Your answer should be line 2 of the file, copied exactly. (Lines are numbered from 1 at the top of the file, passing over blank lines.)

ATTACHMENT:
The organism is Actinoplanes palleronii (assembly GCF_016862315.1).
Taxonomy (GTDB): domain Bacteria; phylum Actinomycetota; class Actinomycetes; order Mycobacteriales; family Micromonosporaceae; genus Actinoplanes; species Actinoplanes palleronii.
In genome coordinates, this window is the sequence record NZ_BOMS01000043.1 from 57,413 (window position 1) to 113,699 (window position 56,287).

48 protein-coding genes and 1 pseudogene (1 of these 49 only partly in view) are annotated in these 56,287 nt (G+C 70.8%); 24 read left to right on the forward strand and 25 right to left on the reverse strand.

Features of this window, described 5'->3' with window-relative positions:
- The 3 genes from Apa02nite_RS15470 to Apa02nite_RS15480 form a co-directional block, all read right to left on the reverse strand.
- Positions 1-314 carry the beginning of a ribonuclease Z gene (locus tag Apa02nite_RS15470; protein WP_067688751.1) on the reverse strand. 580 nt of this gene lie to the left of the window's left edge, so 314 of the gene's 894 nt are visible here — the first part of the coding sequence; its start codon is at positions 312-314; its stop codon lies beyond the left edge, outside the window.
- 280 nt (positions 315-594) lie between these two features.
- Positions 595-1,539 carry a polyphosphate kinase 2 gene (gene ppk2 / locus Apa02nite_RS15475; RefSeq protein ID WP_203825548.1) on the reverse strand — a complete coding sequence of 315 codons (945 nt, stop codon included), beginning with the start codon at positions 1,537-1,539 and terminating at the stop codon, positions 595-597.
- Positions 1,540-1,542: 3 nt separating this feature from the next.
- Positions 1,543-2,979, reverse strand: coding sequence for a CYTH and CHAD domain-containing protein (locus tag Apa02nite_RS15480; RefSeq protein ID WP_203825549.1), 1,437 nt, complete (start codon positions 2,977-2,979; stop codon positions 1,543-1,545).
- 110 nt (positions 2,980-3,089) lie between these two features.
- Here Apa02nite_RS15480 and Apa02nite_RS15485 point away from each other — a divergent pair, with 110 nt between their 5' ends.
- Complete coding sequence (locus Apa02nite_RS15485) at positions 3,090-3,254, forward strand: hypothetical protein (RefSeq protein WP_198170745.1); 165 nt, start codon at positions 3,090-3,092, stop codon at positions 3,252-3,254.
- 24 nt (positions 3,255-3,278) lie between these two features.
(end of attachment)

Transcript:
Taxonomy (GTDB): domain Bacteria; phylum Actinomycetota; class Actinomycetes; order Mycobacteriales; family Micromonosporaceae; genus Actinoplanes; species Actinoplanes palleronii.